Cricketers caught out by hand OA

Cricketers who sustain hand injuries have up to three times higher risk of hand pain and osteoarthritis in later life, a UK study has found.

While associations between knee injury and OA have been well established in many studies, Oxford University researchers said the relationship between hand injury and subsequent risk of  OA was poorly understood.

They therefore conducted a survey of more than 2071 cricketers registered on a national UK database managed by the England and Wales Cricket Board, of whom about half (971) were former players.

Presenting their findings at the OA Research Society International (OARSI) meeting in Toronto on May 5, they said the former players had a mean age of 61 and had played an average of 31 seasons of cricket. In this group around 20% (187) reported that they had sustained a hand injury that reduced or prevented participation in sport for four weeks or more. Half the injuries were in the dominant hand (11% overall) and half were in the non-dominant hand (10%).

After adjusting for factors such as age, number of seasons played and standard of play, the study showed a significant relationship between history of hand injury and current ipsilateral hand pain (defined as occurring on most days in the previous month).

Previous injury in either dominant and non-dominant hands was associated with a two-fold increased risk of pain compared to non-injury.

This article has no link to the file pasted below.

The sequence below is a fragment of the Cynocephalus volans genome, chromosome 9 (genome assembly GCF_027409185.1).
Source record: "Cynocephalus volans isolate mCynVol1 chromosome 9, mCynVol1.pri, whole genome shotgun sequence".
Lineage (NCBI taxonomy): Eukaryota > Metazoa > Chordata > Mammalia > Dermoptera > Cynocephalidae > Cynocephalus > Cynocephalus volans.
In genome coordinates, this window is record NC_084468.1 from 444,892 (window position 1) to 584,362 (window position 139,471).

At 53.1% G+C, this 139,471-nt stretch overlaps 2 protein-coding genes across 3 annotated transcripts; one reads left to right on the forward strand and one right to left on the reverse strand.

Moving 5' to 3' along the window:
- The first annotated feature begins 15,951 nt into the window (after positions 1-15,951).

Similarly ipsilateral hand injury was associated with a 2.5 times higher risk of dominant hand OA and a three-fold higher risk of non-dominant hand OA, after adjusting for other factors.

“This study suggests that injury may be a risk factor for hand pain and OA. However prospective studies are required to better understand this relationship,” the study investigators commented.

“This also highlights the potential need for strategies to prevent hand injuries within sport,” they added.

A second recently published study by the same Oxford group found that hand pain was more prevalent amongst former elite cricketers (19.7%) than rugby players (10.0%), but the prevalence of hand OA (2.4% and 3.6%) and wrist OA (1.6% and 2.1%) did not differ between former cricket and rugby players.

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